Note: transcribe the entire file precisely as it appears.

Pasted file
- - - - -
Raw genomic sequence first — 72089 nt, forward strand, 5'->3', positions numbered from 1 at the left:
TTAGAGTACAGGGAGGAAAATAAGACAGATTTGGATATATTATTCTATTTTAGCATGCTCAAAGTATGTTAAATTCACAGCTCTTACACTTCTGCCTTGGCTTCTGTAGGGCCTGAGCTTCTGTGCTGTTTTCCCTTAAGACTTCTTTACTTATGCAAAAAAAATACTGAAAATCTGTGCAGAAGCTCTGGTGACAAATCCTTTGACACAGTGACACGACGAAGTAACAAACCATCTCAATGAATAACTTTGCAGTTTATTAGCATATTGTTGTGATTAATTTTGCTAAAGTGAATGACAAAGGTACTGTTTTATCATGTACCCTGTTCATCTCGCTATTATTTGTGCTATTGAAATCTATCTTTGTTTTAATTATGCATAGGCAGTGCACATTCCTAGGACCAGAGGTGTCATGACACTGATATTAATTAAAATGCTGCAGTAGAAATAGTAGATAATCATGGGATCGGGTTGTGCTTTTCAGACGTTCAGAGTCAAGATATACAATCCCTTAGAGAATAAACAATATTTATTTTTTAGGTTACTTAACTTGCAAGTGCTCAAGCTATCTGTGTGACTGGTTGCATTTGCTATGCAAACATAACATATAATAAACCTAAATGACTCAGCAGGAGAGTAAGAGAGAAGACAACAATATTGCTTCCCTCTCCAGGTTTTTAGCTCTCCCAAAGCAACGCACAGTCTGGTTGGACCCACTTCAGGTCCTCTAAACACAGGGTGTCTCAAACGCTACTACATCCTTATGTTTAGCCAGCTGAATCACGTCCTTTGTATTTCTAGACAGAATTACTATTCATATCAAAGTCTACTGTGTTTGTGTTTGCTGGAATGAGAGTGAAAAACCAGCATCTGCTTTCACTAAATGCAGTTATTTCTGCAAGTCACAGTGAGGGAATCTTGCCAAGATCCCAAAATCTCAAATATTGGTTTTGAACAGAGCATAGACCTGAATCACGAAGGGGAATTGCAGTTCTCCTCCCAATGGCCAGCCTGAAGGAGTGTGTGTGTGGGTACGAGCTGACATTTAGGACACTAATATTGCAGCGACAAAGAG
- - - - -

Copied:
Raw genomic sequence first — 72089 nt, forward strand, 5'->3', positions numbered from 1 at the left:
TTAGAGTACAGGGAGGAAAATAAGACAGATTTGGATATATTATTCTATTTTAGCATGCTCAAAGTATGTTAAATTCACAGCTCTTACACTTCTGCCTTGGCTTCTGTAGGGCCTGAGCTTCTGTGCTGTTTTCCCTTAAGACTTCTTTACTTATGCAAAAAAAATACTGAAAATCTGTGCAGAAGCTCTGGTGACAAATCCTTTGACACAGTGACACGACGAAGTAACAAACCATCTCAATGAATAACTTTGCAGTTTATTAGCATATTGTTGTGATTAATTTTGCTAAAGTGAATGACAAAGGTACTGTTTTATCATGTACCCTGTTCATCTCGCTATTATTTGTGCTATTGAAATCTATCTTTGTTTTAATTATGCATAGGCAGTGCACATTCCTAGGACCAGAGGTGTCATGACACTGATATTAATTAAAATGCTGCAGTAGAAATAGTAGATAATCATGGGATCGGGTTGTGCTTTTCAGACGTTCAGAGTCAAGATATACAATCCCTTAGAGAATAAACAATATTTATTTTTTAGGTTACTTAACTTGCAAGTGCTCAAGCTATCTGTGTGACTGGTTGCATTTGCTATGCAAACATAACATATAATAAACCTAAATGACTCAGCAGGAGAGTAAGAGAGAAGACAACAATATTGCTTCCCTCTCCAGGTTTTTAGCTCTCCCAAAGCAACGCACAGTCTGGTTGGACCCACTTCAGGTCCTCTAAACACAGGGTGTCTCAAACGCTACTACATCCTTATGTTTAGCCAGCTGAATCACGTCCTTTGTATTTCTAGACAGAATTACTATTCATATCAAAGTCTACTGTGTTTGTGTTTGCTGGAATGAGAGTGAAAAACCAGCATCTGCTTTCACTAAATGCAGTTATTTCTGCAAGTCACAGTGAGGGAATCTTGCCAAGATCCCAAAATCTCAAATATTGGTTTTGAACAGAGCATAGACCTGAATCACGAAGGGGAATTGCAGTTCTCCTCCCAATGGCCAGCCTGAAGGAGTGTGTGTGTGGGTACGAGCTGACATTTAGGACACTAATATTGCAGCGACAAAGAG